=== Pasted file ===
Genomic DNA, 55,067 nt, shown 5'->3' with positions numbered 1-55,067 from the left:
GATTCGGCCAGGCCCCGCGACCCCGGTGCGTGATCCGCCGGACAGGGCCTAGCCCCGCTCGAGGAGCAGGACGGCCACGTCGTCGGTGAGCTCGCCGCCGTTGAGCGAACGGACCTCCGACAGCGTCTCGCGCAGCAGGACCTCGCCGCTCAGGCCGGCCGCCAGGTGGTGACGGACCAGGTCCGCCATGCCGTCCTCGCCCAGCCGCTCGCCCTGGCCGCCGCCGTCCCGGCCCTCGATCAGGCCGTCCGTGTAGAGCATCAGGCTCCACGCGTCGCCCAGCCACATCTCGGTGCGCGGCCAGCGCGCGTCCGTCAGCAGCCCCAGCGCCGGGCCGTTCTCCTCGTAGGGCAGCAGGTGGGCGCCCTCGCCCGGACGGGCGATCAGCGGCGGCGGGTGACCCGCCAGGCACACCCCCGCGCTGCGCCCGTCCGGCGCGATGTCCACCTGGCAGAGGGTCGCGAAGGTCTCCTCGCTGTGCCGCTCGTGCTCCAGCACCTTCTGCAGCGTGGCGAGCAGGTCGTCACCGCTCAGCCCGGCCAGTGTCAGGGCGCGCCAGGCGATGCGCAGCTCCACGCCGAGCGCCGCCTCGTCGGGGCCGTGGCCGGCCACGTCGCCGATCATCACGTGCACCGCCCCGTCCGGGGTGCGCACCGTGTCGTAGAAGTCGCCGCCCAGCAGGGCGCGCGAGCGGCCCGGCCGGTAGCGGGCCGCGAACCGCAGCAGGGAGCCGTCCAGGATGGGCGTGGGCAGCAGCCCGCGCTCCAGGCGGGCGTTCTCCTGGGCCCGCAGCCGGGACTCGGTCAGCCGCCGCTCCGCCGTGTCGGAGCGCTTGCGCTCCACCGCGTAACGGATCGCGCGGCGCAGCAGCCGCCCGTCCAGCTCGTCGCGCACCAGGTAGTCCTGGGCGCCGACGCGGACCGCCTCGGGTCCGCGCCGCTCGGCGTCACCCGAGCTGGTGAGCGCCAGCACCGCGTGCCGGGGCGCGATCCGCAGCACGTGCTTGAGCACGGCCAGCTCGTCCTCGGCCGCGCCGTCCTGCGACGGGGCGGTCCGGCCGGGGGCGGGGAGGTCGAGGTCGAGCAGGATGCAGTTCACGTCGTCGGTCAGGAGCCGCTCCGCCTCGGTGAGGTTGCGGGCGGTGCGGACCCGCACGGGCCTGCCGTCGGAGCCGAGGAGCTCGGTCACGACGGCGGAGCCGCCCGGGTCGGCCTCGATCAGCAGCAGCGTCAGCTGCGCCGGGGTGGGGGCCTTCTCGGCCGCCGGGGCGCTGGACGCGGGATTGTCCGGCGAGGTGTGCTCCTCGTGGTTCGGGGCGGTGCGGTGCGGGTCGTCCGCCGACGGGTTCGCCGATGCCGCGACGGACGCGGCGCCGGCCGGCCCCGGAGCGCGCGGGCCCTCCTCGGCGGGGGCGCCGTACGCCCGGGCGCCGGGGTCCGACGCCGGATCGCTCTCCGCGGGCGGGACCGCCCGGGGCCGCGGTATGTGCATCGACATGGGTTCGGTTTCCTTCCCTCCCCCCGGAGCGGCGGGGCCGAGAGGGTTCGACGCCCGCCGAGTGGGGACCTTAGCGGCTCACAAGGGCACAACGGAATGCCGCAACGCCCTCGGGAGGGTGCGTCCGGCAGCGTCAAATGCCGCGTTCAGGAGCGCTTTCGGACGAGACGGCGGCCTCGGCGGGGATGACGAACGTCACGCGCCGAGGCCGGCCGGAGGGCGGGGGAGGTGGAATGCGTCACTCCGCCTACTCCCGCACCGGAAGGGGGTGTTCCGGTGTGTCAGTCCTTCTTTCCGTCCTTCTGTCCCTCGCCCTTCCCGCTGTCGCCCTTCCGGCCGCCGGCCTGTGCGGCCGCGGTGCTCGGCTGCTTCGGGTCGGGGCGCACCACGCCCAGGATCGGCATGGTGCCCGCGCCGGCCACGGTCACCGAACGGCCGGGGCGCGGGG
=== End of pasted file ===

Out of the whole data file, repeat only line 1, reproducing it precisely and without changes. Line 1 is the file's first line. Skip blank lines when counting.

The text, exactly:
Genomic DNA, 55,067 nt, shown 5'->3' with positions numbered 1-55,067 from the left: